I thought about using like, but my problem is if someone types in 'accountancy' as their search I can't use a wild card to match 'accountant' (accountancy%). Perhaps I could make some assumptions and always remove the last 4 characters so it becomes 'account%', but a shorter word like 'trust' wouldn't work. I want something similar to how Google matches 'accounting course' and 'accountancy courses' when searching for 'accountant courses'. – Richard Le Poidevin Aug 23 '12 at 15:26
    
I see what you are saying. that is a good question. please Edit your Question to specify this. – Malachi Aug 23 '12 at 15:30

The SOUNDEX() function of MySQL comes pretty close. Read more about it here.

Example:

create table test(id int auto_increment, a varchar(255), primary key(id));
insert into test(a) values
('accountancy'),
('accountant'),
('accountants'),
('accounting'),
('accountingc'),
('becounting'),
('asdf'),
('this is a test');

select 
test.*,
SOUNDEX(a),
SOUNDEX('accountancy')
FROM
test 
WHERE a SOUNDS LIKE 'accountancy';

If this doesn't solve it, the levenshtein algorithm is the way to go. Talk to your database administrator that he allows you to create functions. If he does, here's the solution (I didn't write the function, credit goes to anonymous):

DELIMITER //
CREATE FUNCTION levenshtein( s1 VARCHAR(255), s2 VARCHAR(255) )
RETURNS INT
DETERMINISTIC
BEGIN
DECLARE s1_len, s2_len, i, j, c, c_temp, cost INT;
DECLARE s1_char CHAR;
-- max strlen=255
DECLARE cv0, cv1 VARBINARY(256);
SET s1_len = CHAR_LENGTH(s1), s2_len = CHAR_LENGTH(s2), cv1 = 0x00, j = 1, i = 1, c = 0;
IF s1 = s2 THEN
RETURN 0;
ELSEIF s1_len = 0 THEN
RETURN s2_len;
ELSEIF s2_len = 0 THEN
RETURN s1_len;
ELSE
WHILE j <= s2_len DO
SET cv1 = CONCAT(cv1, UNHEX(HEX(j))), j = j + 1;
END WHILE;
WHILE i <= s1_len DO
SET s1_char = SUBSTRING(s1, i, 1), c = i, cv0 = UNHEX(HEX(i)), j = 1;
WHILE j <= s2_len DO
SET c = c + 1;
IF s1_char = SUBSTRING(s2, j, 1) THEN
SET cost = 0; ELSE SET cost = 1;
END IF;
SET c_temp = CONV(HEX(SUBSTRING(cv1, j, 1)), 16, 10) + cost;
IF c > c_temp THEN SET c = c_temp; END IF;
SET c_temp = CONV(HEX(SUBSTRING(cv1, j+1, 1)), 16, 10) + 1;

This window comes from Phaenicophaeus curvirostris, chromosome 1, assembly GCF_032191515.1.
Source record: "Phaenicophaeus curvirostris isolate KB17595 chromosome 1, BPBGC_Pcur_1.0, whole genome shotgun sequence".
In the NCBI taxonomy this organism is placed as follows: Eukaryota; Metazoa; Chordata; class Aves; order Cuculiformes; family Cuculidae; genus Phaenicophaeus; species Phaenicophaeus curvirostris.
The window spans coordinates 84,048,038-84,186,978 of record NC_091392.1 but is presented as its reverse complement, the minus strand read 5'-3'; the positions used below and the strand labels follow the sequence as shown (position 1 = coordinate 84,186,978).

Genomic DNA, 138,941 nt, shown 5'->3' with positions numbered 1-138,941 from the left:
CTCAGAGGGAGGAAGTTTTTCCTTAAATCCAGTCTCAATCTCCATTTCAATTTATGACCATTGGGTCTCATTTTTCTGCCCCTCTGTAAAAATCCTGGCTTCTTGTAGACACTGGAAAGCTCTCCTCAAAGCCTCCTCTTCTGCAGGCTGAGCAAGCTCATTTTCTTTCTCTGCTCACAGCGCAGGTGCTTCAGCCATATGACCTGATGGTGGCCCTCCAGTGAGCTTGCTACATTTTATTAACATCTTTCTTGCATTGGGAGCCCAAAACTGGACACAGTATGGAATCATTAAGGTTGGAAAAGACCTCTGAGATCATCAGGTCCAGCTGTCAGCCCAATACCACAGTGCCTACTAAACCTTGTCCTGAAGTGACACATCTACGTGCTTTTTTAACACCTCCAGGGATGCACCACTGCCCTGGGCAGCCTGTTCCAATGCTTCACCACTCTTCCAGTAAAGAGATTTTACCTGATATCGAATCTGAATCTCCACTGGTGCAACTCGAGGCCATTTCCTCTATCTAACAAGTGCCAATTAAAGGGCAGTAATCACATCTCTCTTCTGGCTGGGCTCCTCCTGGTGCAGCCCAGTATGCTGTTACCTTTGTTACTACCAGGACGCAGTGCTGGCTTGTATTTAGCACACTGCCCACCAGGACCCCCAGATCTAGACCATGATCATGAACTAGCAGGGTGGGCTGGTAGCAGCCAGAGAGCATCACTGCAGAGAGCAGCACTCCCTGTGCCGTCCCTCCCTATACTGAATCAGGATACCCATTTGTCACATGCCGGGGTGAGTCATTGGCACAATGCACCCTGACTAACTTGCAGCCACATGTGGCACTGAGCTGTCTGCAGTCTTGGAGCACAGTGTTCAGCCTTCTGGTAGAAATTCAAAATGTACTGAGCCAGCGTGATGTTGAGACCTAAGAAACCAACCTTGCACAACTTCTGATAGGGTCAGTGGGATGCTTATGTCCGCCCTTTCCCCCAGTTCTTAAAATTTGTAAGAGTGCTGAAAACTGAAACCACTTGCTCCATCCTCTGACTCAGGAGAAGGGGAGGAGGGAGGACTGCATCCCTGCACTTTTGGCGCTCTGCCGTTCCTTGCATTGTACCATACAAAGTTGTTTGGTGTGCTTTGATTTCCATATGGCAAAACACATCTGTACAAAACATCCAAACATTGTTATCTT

IF c > c_temp THEN
SET c = c_temp;
END IF;
SET cv0 = CONCAT(cv0, UNHEX(HEX(c))), j = j + 1;
END WHILE;
SET cv1 = cv0, i = i + 1;
END WHILE;
END IF;
RETURN c;
END//

Again test data:

create table leven(id int auto_increment, a varchar(255), primary key(id));
insert into leven(a) values
('accountancy'),
('accountant'),
('accountants'),
('accounting'),
('accountingc'),
('becounting'),
('asdf'),
('this is a test')
;


select
leven.*,
levenshtein(leven.a, 'accountancy')
from
leven
where levenshtein(leven.a, 'accountancy') <= 3 /*or any value you like*/
share|improve this answer
    
@tomdom I tried SOUNDEX but unfortunately it didn't help me much in this case, I do like it for searching people's name though. The levenshtein function sounds interesting but I can't us it on the shared hosting. I think I'd need a few more rules too, maybe just changing the end of the word - the suffixes. – Richard Le Poidevin Sep 10 '12 at 9:47

You may use SQL SOUNDEX(), which is pretty useful for your needs: it searches for words that sound the same, not for grammatically close ones. You may use two approaches, which are quite similar.

  • Recognize common suffixes and replace them with a % in the LIKE clause: using your example, accountancy would become account%.
  • Write a "dictionary" that contains all the variations you need, and use it into PHP (stristr() function): so, accountancy would produce a clause similar to WHERE value='accountancy' or value='accountant' or value='accountancies'.